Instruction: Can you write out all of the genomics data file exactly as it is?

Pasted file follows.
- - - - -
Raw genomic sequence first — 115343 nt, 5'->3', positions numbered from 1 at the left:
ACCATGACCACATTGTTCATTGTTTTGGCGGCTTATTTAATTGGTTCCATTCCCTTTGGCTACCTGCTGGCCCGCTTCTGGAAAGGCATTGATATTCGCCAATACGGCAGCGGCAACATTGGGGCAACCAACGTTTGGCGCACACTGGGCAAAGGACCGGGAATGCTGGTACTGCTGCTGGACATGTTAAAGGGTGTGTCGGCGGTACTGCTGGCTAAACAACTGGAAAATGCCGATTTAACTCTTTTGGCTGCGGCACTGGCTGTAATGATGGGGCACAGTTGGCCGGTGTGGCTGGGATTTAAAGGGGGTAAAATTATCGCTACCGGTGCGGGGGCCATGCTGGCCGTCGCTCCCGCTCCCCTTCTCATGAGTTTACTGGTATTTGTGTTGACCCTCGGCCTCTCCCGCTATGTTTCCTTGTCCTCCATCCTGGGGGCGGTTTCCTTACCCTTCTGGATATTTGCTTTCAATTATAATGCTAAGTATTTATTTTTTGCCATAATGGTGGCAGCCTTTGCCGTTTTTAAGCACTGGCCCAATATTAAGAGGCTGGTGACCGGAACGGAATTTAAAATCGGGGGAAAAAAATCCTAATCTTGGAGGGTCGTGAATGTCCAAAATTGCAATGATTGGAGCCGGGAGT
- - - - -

Raw genomic sequence first — 115343 nt, 5'->3', positions numbered from 1 at the left:
ACCATGACCACATTGTTCATTGTTTTGGCGGCTTATTTAATTGGTTCCATTCCCTTTGGCTACCTGCTGGCCCGCTTCTGGAAAGGCATTGATATTCGCCAATACGGCAGCGGCAACATTGGGGCAACCAACGTTTGGCGCACACTGGGCAAAGGACCGGGAATGCTGGTACTGCTGCTGGACATGTTAAAGGGTGTGTCGGCGGTACTGCTGGCTAAACAACTGGAAAATGCCGATTTAACTCTTTTGGCTGCGGCACTGGCTGTAATGATGGGGCACAGTTGGCCGGTGTGGCTGGGATTTAAAGGGGGTAAAATTATCGCTACCGGTGCGGGGGCCATGCTGGCCGTCGCTCCCGCTCCCCTTCTCATGAGTTTACTGGTATTTGTGTTGACCCTCGGCCTCTCCCGCTATGTTTCCTTGTCCTCCATCCTGGGGGCGGTTTCCTTACCCTTCTGGATATTTGCTTTCAATTATAATGCTAAGTATTTATTTTTTGCCATAATGGTGGCAGCCTTTGCCGTTTTTAAGCACTGGCCCAATATTAAGAGGCTGGTGACCGGAACGGAATTTAAAATCGGGGGAAAAAAATCCTAATCTTGGAGGGTCGTGAATGTCCAAAATTGCAATGATTGGAGCCGGGAGT